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Nikolai I. Vavilov

Vavilov Institute of Plant Industry

The N.I. Vavilov All-Russian Scientific Research Institute of Plant Industry in St. Petersburg, Russia, is the world's first seed bank and one of the world's largest collections of plant genetic material. The Institute originated as the Bureau of Applied Botany in 1894. Nikolai I. Vavilov, a Russian biologist, botanist and geneticist, was nominated for the directorship of the Bureau by its founder, Robert E. Regel, in 1917. The Bureau was reorganized in 1924 into the All-Union Research Institute of Applied Botany and New Crops. In 1930 it became the Research Institute of Plant Industry. In 1968 the Institute was renamed after Vavilov in time for its 75 anniversary.

The Institute's seed collections were largely built by Vavilov who scoured five continents in the 1920s and 1930s for wild and cultivated corn, potato tubers, grains, beans, fodder, fruits and vegetable seeds. By the 1930s, the Institute was a central national institution involved not only in collecting and maintaining genetic material but also in the scientific evaluation of this material. The Institute became the world's largest crop research institute under Vavilov's leadership.

Vavilov was the foremost plant geographer of his time and took part in over 100 collecting missions to 64 countries, besides his tireless work within Russia, at the Institute and other scientific organizations. Vavilov even organized an office in New York City during the 1920s. Russian immigrants in the United States collected seeds and sent them to the office, and the seeds were then shipped back to Russia.

Today the collection numbers 380,000 gene types representing 2,500 plant species. Before the breakup of the Soviet Union, the Vavilov Institute network consisted of 19 experimental stations, six of them located outside Russia. The stations outside Russia held 25 percent of the entire collection.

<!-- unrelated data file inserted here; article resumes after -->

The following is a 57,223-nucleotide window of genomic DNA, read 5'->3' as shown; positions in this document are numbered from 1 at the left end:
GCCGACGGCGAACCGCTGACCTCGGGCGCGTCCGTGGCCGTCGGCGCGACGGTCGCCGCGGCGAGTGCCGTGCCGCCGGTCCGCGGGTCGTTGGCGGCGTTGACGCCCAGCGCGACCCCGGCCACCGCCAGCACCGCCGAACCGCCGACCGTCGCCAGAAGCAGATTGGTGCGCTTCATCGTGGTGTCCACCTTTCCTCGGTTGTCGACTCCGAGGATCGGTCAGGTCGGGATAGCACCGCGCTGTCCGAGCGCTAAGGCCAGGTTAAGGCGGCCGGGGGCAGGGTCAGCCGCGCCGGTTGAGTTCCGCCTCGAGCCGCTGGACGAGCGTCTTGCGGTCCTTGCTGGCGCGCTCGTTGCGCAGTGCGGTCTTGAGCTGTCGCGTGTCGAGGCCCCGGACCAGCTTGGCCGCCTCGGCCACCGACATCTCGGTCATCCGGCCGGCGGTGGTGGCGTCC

Under Stalin, the Institute suffered repression since genetics was seen as a science that supports "inborn class differences." One of Stalin's victims was Vavilov himself. After being denounced by a former student, Stalin's protege Trofim Lysenko, Vavilov was arrested in August 1940 as he set out on a plant-collecting expedition in the Carpathian Mountains.

One year later, Hitler's army blockaded Leningrad. Under German fire, scientists gathered unripened potato tubers from the institute's experimental fields outside Leningrad. They burned everything they could find to keep the collection from freezing in the unheated, dark building. While guarding the collection, some scientists starved to death rather than eat the packets of rice, corn and other seeds in their desks.

The brochure of the VIR describes the situation:

Vavilov, the symbol of glory of the national science, is at the same time the symbol of its tragedy. As early as in the beginning of the 1930s, his scientific programs were being deprived of governmental support. In the stifling atmosphere of a totalitarian state, the Institute headed by Vavilov turned into a resistance point to the pseudo-scientific concepts of Trofim D. Lysenko. As a result of this controversy, Vavilov was arrested in August 1940 and his closest associates were also imprisoned. Vavilov's life ceased in the city where his star had risen. He died in the Saratov prison of dystrophia on the 26th of January 1943 and was buried in a common prison grave.

Vavilov's Centers of Origin

Excerpts from Shattering by Cary Fowler and Pat Mooney

"In two decades that Vavilov was scouring the countryside, his team added a quarter of a million entries to Soviet seed collections. No country since has come close to duplicating this feat. He combed the Middle East, Afghanistan, and Ethiopia for primitive wheat varieties. He journeyed to North and South America and to the Far East. But more importantly than travelling and collecting widely, he began to notice a pattern.